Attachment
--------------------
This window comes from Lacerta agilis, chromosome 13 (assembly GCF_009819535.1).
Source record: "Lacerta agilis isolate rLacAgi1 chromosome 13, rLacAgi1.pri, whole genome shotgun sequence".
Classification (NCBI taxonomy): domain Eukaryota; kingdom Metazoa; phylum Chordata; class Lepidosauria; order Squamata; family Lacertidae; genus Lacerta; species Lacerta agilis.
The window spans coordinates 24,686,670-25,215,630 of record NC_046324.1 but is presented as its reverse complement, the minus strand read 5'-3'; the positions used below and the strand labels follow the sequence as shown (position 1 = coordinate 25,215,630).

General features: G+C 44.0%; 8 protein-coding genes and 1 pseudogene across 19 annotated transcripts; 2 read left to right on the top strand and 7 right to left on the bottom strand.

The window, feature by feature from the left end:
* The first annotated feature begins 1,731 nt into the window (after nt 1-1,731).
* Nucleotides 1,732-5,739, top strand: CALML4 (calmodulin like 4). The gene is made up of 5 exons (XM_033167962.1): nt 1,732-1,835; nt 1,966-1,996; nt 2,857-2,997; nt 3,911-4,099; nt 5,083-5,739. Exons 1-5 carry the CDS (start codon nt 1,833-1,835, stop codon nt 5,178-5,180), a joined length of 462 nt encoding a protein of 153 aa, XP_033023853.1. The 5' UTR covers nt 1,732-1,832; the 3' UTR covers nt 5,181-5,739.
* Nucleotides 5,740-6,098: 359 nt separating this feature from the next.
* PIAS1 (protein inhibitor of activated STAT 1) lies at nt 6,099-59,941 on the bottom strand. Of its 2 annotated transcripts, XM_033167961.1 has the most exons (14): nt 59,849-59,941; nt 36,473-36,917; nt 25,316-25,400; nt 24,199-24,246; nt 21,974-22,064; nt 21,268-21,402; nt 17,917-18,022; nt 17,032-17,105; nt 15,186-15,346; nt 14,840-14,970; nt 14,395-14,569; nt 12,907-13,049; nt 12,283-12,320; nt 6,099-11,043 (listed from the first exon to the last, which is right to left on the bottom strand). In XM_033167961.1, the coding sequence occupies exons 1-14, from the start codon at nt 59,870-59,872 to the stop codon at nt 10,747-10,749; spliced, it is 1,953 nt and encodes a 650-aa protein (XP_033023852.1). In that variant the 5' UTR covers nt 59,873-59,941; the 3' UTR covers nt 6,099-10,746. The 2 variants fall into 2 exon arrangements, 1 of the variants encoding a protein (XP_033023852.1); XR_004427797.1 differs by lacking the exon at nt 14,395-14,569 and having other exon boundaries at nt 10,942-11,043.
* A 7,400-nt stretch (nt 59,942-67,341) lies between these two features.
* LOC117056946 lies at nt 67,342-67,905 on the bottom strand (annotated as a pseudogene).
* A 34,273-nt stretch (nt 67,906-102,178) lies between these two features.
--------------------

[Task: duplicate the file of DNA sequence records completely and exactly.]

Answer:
This window comes from Lacerta agilis, chromosome 13 (assembly GCF_009819535.1).
Source record: "Lacerta agilis isolate rLacAgi1 chromosome 13, rLacAgi1.pri, whole genome shotgun sequence".
Classification (NCBI taxonomy): domain Eukaryota; kingdom Metazoa; phylum Chordata; class Lepidosauria; order Squamata; family Lacertidae; genus Lacerta; species Lacerta agilis.
The window spans coordinates 24,686,670-25,215,630 of record NC_046324.1 but is presented as its reverse complement, the minus strand read 5'-3'; the positions used below and the strand labels follow the sequence as shown (position 1 = coordinate 25,215,630).

General features: G+C 44.0%; 8 protein-coding genes and 1 pseudogene across 19 annotated transcripts; 2 read left to right on the top strand and 7 right to left on the bottom strand.

The window, feature by feature from the left end:
* The first annotated feature begins 1,731 nt into the window (after nt 1-1,731).
* Nucleotides 1,732-5,739, top strand: CALML4 (calmodulin like 4). The gene is made up of 5 exons (XM_033167962.1): nt 1,732-1,835; nt 1,966-1,996; nt 2,857-2,997; nt 3,911-4,099; nt 5,083-5,739. Exons 1-5 carry the CDS (start codon nt 1,833-1,835, stop codon nt 5,178-5,180), a joined length of 462 nt encoding a protein of 153 aa, XP_033023853.1. The 5' UTR covers nt 1,732-1,832; the 3' UTR covers nt 5,181-5,739.
* Nucleotides 5,740-6,098: 359 nt separating this feature from the next.
* PIAS1 (protein inhibitor of activated STAT 1) lies at nt 6,099-59,941 on the bottom strand. Of its 2 annotated transcripts, XM_033167961.1 has the most exons (14): nt 59,849-59,941; nt 36,473-36,917; nt 25,316-25,400; nt 24,199-24,246; nt 21,974-22,064; nt 21,268-21,402; nt 17,917-18,022; nt 17,032-17,105; nt 15,186-15,346; nt 14,840-14,970; nt 14,395-14,569; nt 12,907-13,049; nt 12,283-12,320; nt 6,099-11,043 (listed from the first exon to the last, which is right to left on the bottom strand). In XM_033167961.1, the coding sequence occupies exons 1-14, from the start codon at nt 59,870-59,872 to the stop codon at nt 10,747-10,749; spliced, it is 1,953 nt and encodes a 650-aa protein (XP_033023852.1). In that variant the 5' UTR covers nt 59,873-59,941; the 3' UTR covers nt 6,099-10,746. The 2 variants fall into 2 exon arrangements, 1 of the variants encoding a protein (XP_033023852.1); XR_004427797.1 differs by lacking the exon at nt 14,395-14,569 and having other exon boundaries at nt 10,942-11,043.
* A 7,400-nt stretch (nt 59,942-67,341) lies between these two features.
* LOC117056946 lies at nt 67,342-67,905 on the bottom strand (annotated as a pseudogene).
* A 34,273-nt stretch (nt 67,906-102,178) lies between these two features.